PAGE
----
Cutaway of Earth's layers

Earthquakes are the phenomena experienced during sudden movements of the Earth's crust. Under the Earth's crust lies the asthenosphere, the upper part of the mantle composed of liquid rock. The plates of the Earth's crust essentially "float" on top of this layer, and can be forced to shift as the upwelling molten material below moves. As the plates shift (and thus interact with each other), an enormous amount of energy is released in the form of waves. Although they can occur anywhere on the planet with little or no warning, the most extreme earthquakes occur near plate boundaries, as the plates converge (collide), diverge (move away from another), or shear (grind past one another). Moving rock and magma within volcanoes can also trigger earthquakes. In all of these cases, large sections of the crust can fracture and move to-and-fro to dissipate the released energy. This "shaking" is the sensation felt during an earthquake. The energy released is often described in terms of "magnitude," a logarithmic scale used to describe how energetic an earthquake was; a quake of magnitude 2 is hardly noticeable without special monitoring equipment, while quakes over magnitude 8 may actually cause the ground to visibly heave and roll. Since the scale is logarithmic, a magnitude 8 quake is not four times more energetic than a magnitude 2 quake, but one billion times more energetic!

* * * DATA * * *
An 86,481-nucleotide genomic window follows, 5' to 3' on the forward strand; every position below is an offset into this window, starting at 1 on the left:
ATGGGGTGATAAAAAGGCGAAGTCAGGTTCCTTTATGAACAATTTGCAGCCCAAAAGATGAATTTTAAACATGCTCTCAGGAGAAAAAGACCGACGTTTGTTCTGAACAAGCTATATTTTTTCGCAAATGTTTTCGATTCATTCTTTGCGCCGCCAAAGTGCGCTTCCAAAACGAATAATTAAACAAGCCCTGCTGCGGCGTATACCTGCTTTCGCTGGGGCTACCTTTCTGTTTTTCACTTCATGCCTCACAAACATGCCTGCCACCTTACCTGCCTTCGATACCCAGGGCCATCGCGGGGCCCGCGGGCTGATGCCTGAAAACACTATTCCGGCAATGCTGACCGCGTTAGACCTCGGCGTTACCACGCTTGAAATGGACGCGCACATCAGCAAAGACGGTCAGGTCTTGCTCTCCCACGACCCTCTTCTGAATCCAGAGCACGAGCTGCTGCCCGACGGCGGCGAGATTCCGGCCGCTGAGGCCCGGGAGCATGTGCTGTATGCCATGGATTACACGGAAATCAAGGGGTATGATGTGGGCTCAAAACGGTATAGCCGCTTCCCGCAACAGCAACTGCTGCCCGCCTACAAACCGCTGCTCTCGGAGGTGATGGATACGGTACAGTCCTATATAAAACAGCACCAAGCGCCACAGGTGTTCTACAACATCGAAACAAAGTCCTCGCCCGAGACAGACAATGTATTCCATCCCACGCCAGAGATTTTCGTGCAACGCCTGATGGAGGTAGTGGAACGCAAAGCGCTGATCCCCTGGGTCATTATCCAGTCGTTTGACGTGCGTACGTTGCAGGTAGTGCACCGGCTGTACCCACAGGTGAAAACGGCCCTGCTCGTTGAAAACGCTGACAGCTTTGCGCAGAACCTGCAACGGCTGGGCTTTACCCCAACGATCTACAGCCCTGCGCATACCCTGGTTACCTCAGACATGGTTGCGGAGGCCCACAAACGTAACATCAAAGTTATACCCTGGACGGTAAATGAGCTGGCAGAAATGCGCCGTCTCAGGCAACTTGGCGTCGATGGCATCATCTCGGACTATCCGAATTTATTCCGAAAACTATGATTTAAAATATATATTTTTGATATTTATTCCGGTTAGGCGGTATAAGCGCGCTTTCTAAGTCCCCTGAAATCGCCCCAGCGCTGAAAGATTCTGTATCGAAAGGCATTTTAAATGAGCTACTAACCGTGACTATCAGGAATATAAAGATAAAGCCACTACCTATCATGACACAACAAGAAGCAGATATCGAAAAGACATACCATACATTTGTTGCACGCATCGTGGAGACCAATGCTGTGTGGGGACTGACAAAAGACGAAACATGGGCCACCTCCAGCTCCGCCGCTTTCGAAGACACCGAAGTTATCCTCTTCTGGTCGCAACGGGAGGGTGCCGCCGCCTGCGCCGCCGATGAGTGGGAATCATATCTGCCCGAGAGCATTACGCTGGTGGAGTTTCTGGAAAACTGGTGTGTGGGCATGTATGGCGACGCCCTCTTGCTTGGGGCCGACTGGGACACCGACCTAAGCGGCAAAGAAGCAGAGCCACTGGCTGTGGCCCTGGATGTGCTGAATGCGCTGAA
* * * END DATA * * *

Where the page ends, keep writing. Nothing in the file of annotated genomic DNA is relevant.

Credit: Photo by United States Geological Survey

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